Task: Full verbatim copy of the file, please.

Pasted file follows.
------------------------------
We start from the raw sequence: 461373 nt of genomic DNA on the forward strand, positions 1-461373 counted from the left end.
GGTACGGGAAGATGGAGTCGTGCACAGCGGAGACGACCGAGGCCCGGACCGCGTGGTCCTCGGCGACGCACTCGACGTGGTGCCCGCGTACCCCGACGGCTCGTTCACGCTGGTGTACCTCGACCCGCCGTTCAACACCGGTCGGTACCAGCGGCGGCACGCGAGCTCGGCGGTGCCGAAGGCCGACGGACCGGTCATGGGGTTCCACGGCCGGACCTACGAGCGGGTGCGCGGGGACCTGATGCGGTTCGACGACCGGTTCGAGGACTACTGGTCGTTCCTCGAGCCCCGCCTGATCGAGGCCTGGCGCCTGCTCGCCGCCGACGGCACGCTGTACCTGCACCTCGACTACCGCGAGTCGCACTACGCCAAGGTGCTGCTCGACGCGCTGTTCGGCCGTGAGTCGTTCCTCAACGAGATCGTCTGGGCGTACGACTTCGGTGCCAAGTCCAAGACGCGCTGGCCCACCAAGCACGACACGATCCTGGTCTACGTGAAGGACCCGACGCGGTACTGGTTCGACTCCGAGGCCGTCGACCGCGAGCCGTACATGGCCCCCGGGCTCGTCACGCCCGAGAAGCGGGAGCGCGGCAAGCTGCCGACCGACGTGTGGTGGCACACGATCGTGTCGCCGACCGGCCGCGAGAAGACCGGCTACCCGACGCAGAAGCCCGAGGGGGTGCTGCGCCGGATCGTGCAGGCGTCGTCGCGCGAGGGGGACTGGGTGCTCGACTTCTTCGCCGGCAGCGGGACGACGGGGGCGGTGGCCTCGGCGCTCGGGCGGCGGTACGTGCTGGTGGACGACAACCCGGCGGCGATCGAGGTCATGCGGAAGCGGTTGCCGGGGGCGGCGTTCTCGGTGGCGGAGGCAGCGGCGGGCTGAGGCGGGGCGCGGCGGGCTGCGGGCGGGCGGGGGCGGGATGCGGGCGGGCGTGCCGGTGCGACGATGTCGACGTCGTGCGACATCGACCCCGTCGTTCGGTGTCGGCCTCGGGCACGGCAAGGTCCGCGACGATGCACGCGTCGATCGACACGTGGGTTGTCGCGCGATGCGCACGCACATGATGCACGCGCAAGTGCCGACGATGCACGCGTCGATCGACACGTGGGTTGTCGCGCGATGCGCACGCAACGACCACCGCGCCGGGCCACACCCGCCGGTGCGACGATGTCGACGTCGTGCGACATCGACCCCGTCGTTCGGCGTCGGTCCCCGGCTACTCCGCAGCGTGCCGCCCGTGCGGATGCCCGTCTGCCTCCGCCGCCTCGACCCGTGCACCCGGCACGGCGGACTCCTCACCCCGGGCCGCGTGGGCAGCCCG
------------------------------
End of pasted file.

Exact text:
We start from the raw sequence: 461373 nt of genomic DNA on the forward strand, positions 1-461373 counted from the left end.
GGTACGGGAAGATGGAGTCGTGCACAGCGGAGACGACCGAGGCCCGGACCGCGTGGTCCTCGGCGACGCACTCGACGTGGTGCCCGCGTACCCCGACGGCTCGTTCACGCTGGTGTACCTCGACCCGCCGTTCAACACCGGTCGGTACCAGCGGCGGCACGCGAGCTCGGCGGTGCCGAAGGCCGACGGACCGGTCATGGGGTTCCACGGCCGGACCTACGAGCGGGTGCGCGGGGACCTGATGCGGTTCGACGACCGGTTCGAGGACTACTGGTCGTTCCTCGAGCCCCGCCTGATCGAGGCCTGGCGCCTGCTCGCCGCCGACGGCACGCTGTACCTGCACCTCGACTACCGCGAGTCGCACTACGCCAAGGTGCTGCTCGACGCGCTGTTCGGCCGTGAGTCGTTCCTCAACGAGATCGTCTGGGCGTACGACTTCGGTGCCAAGTCCAAGACGCGCTGGCCCACCAAGCACGACACGATCCTGGTCTACGTGAAGGACCCGACGCGGTACTGGTTCGACTCCGAGGCCGTCGACCGCGAGCCGTACATGGCCCCCGGGCTCGTCACGCCCGAGAAGCGGGAGCGCGGCAAGCTGCCGACCGACGTGTGGTGGCACACGATCGTGTCGCCGACCGGCCGCGAGAAGACCGGCTACCCGACGCAGAAGCCCGAGGGGGTGCTGCGCCGGATCGTGCAGGCGTCGTCGCGCGAGGGGGACTGGGTGCTCGACTTCTTCGCCGGCAGCGGGACGACGGGGGCGGTGGCCTCGGCGCTCGGGCGGCGGTACGTGCTGGTGGACGACAACCCGGCGGCGATCGAGGTCATGCGGAAGCGGTTGCCGGGGGCGGCGTTCTCGGTGGCGGAGGCAGCGGCGGGCTGAGGCGGGGCGCGGCGGGCTGCGGGCGGGCGGGGGCGGGATGCGGGCGGGCGTGCCGGTGCGACGATGTCGACGTCGTGCGACATCGACCCCGTCGTTCGGTGTCGGCCTCGGGCACGGCAAGGTCCGCGACGATGCACGCGTCGATCGACACGTGGGTTGTCGCGCGATGCGCACGCACATGATGCACGCGCAAGTGCCGACGATGCACGCGTCGATCGACACGTGGGTTGTCGCGCGATGCGCACGCAACGACCACCGCGCCGGGCCACACCCGCCGGTGCGACGATGTCGACGTCGTGCGACATCGACCCCGTCGTTCGGCGTCGGTCCCCGGCTACTCCGCAGCGTGCCGCCCGTGCGGATGCCCGTCTGCCTCCGCCGCCTCGACCCGTGCACCCGGCACGGCGGACTCCTCACCCCGGGCCGCGTGGGCAGCCCG